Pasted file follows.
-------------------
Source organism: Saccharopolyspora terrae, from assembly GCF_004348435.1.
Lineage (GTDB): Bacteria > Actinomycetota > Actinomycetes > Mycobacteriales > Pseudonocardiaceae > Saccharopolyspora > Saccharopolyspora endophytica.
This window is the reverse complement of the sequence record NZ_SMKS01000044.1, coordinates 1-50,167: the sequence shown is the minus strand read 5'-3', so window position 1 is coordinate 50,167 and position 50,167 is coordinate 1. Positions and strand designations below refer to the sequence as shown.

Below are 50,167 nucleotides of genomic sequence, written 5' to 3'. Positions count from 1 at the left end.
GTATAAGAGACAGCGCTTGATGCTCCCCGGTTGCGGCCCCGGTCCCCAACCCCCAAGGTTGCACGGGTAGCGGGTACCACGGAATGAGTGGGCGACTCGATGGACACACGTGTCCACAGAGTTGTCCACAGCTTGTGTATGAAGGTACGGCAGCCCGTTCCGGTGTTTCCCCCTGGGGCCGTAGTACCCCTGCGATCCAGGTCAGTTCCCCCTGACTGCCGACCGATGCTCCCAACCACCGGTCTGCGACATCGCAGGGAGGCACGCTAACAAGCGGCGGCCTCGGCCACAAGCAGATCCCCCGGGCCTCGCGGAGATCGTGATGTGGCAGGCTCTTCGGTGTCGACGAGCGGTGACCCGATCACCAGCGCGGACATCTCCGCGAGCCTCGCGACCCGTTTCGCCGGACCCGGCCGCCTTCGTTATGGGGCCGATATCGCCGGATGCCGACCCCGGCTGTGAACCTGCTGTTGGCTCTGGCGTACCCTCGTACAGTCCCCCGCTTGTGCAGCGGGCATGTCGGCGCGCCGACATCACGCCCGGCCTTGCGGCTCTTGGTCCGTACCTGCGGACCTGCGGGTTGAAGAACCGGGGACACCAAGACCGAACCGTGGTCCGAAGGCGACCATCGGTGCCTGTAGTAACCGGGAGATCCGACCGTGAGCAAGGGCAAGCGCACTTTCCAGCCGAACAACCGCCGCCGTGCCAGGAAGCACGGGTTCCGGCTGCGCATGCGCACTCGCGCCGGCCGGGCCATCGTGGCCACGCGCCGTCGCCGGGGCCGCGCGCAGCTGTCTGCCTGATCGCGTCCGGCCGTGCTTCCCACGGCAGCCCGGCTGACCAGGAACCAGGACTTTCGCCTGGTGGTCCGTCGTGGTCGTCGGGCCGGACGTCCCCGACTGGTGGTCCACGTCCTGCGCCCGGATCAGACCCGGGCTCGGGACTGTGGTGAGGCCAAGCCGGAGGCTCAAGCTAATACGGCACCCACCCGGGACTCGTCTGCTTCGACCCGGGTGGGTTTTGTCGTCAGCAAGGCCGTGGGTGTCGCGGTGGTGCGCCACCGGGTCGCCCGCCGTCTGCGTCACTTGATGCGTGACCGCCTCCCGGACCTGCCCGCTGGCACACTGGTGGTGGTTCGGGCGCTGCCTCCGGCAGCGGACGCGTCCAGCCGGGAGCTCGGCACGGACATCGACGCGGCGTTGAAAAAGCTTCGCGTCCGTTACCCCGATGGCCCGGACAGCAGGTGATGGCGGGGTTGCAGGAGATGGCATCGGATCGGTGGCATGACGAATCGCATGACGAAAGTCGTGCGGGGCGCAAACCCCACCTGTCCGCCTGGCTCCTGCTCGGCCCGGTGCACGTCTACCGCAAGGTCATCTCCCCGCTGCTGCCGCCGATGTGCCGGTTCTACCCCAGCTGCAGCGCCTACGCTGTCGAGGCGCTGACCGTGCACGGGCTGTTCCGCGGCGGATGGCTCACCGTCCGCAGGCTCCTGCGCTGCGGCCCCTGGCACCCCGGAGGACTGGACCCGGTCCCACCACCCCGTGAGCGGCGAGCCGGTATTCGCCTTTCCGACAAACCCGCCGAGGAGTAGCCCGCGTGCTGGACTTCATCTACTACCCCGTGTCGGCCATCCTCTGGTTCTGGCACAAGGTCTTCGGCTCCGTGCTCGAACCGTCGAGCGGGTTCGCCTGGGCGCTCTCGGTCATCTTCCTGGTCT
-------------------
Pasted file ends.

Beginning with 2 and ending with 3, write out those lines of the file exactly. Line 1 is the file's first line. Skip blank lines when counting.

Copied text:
Lineage (GTDB): Bacteria > Actinomycetota > Actinomycetes > Mycobacteriales > Pseudonocardiaceae > Saccharopolyspora > Saccharopolyspora endophytica.
This window is the reverse complement of the sequence record NZ_SMKS01000044.1, coordinates 1-50,167: the sequence shown is the minus strand read 5'-3', so window position 1 is coordinate 50,167 and position 50,167 is coordinate 1. Positions and strand designations below refer to the sequence as shown.